St. Pete Beach joins trend of cities with skate parks
By ANDREW MEACHAM
© St. Petersburg Times, published March 11, 2001
ST. PETE BEACH -- The City Commission has cleared the way for a skate park on a triangular patch of land next to City Hall.
Tuesday's 7-0 vote follows a recommendation by the Leisure Services Department to accommodate teens on inline skates or skateboards and get them off the streets.
"We want to direct these kids' energies in a positive way," Mayor Ward Friszolowski said of the plan to wedge the 4,000-square-foot park into a 90-by-70-foot slice of property in the southwest corner of the City Hall complex at 7701 Boca Ciega Drive.
The estimated $72,000 in construction costs will come out of unassigned capital improvement funds, said assistant Leisure Services director Jim O'Reilly. The 2 inches of concrete, topped by a tennis-court surface and an assembly of ramps, rails and other devices, could be set by mid-July.
Until then, St. Pete Beach resident Van Chlapowski, 12, will have to depend on his mother to drive him to the skate park at Gulfport Recreation Center. Chlapowski and fellow seventh-grader Joseph Povilauskas, 13, appeared before the commission with their skateboards to support a park in St. Pete Beach. The new park will offer more skating ramps -- known as wedges, banks, quarter-pipes and half-pipes -- than the Gulfport location at 5730 Shore Blvd. S.
Skate parks have been gaining in popularity, from 40 nationwide in 1993 to more than 700 today, said retailer Gary Sullivan of Florida Oceansports, at 544 First Ave. N. He believes demand soon will push that number into the thousands.
"Ideally, wherever there is a basketball court, right next to it will be a place for people to skate," Sullivan said. But he estimated that after these anticipated boom years, there will still be twice as many basketball courts as skate parks.
The only other such outlet in south Pinellas, St. Pete Skate Park, will remain the largest, taking up two tennis courts in Coquina Key Park. For the past two years, attorney George Rahdert has leased the space from the city of St. Petersburg.
Rahdert said he got involved through his sons, who are all avid skating enthusiasts.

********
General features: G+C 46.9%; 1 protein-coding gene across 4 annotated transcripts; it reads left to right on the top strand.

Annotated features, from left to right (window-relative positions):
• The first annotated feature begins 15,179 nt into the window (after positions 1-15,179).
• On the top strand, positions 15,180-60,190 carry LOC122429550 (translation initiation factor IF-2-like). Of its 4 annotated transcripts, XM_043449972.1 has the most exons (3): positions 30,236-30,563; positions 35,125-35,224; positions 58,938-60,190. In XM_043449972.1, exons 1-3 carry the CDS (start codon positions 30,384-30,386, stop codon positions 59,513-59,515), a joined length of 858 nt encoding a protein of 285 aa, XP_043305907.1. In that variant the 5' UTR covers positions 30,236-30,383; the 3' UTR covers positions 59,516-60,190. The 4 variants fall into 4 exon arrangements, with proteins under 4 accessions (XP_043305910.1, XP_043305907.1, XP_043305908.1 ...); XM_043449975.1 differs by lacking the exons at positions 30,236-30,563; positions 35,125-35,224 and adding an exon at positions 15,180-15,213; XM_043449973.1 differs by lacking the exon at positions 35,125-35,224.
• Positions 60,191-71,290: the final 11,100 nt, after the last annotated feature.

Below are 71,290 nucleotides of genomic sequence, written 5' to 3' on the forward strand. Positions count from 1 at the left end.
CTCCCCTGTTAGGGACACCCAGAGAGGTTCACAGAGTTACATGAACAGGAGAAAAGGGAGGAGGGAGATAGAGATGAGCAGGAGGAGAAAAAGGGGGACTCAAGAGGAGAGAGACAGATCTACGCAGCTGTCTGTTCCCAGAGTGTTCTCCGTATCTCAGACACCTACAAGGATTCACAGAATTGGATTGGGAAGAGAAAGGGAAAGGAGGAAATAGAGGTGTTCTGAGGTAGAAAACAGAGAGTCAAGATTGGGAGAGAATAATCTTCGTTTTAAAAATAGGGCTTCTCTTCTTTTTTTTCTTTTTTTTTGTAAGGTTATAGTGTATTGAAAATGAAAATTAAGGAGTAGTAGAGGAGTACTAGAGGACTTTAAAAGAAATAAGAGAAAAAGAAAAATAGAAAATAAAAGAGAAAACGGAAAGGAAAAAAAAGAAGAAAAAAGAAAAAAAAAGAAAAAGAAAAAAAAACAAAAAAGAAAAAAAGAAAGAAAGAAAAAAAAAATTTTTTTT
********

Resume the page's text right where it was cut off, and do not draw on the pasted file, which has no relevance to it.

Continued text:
"The kids who enjoy that sport were being criminalized at a low level, hassled off public areas and private property," said Rahdert, who represents the Times on First Amendment issues. "I thought it was a shame to turn basically good kids into that kind of opposition with law enforcement."
The presence of an adult manager, lighting and parents with cellular phones has reduced crime in the park, Rahdert said.
The St. Pete Beach site will not be supervised, but the Police Department rises over the field at the southern border of the complex. Anyone using the park will have to get an identification card from the recreation center, which entails agreeing to safety and other rules.
This requirement addresses concerns about the city's liability for injury to skaters and skateboarders. (The original plan would have permitted BMX-genre bicycles as well, but that aspect was scrapped for fear of collisions with skaters.)
O'Reilly cited a National Recreation and Parks Association study showing that "the rash of lawsuits feared by many municipalities over skateboard parks simply has not materialized." A similar survey by the Consumer Product Safety Commission, he noted, showed skateboarders suffering fewer injuries than those playing basketball and other sports.
The city's insurance carrier, Public Risk Management of Florida (PRM), told commissioners in a Feb. 19 letter that an untested state law protects government entities against litigation, so long as certain safeguards are met. These include the city's maintaining park equipment properly and obtaining consent forms for children under 17, PRM assistant executive director Judy Hearn wrote.
The only law standing in the city's way is one of its own -- an ordinance prohibiting skateboarding in city parks or recreation facilities.
According to City Manager Carl Schwing, police have issued only "one or two" citations for violating the skateboard ordinance, "and those only happened after multiple infractions."
"We may have to tweak the law a little bit," said Commissioner John Phillips.
Joseph and Van, the only vocal skateboard advocates at the meeting, said they have had run-ins with adults when they "do gaps": jump on their skateboards from a sidewalk to the street, or vice versa.
"Once we go into the road, people call the police and yell at us," Povilauskas said.
Inline skaters have their own special lexicon of flips, grabs, grinds, fakies, handplants and 360s, according to the only skating book on the shelves at a local Barnes & Noble bookstore. Diehards will have from dawn to dusk to practice those and hundreds of other moves, seven days a week.
"Skateboarders are just kids who are interested in their sport," Rahdert said. "They look a little funny, but they are not dangerous or menacing in the slightest."
Debbie Stambaugh, who directs the Tampa Bay Beaches Chamber of Commerce, said activities targeting youth will help the area.
"It's much better if they're going to do it -- and the kids are doing it -- in a controlled environment, as opposed to being out in the street and the dangers involved with that," she said.
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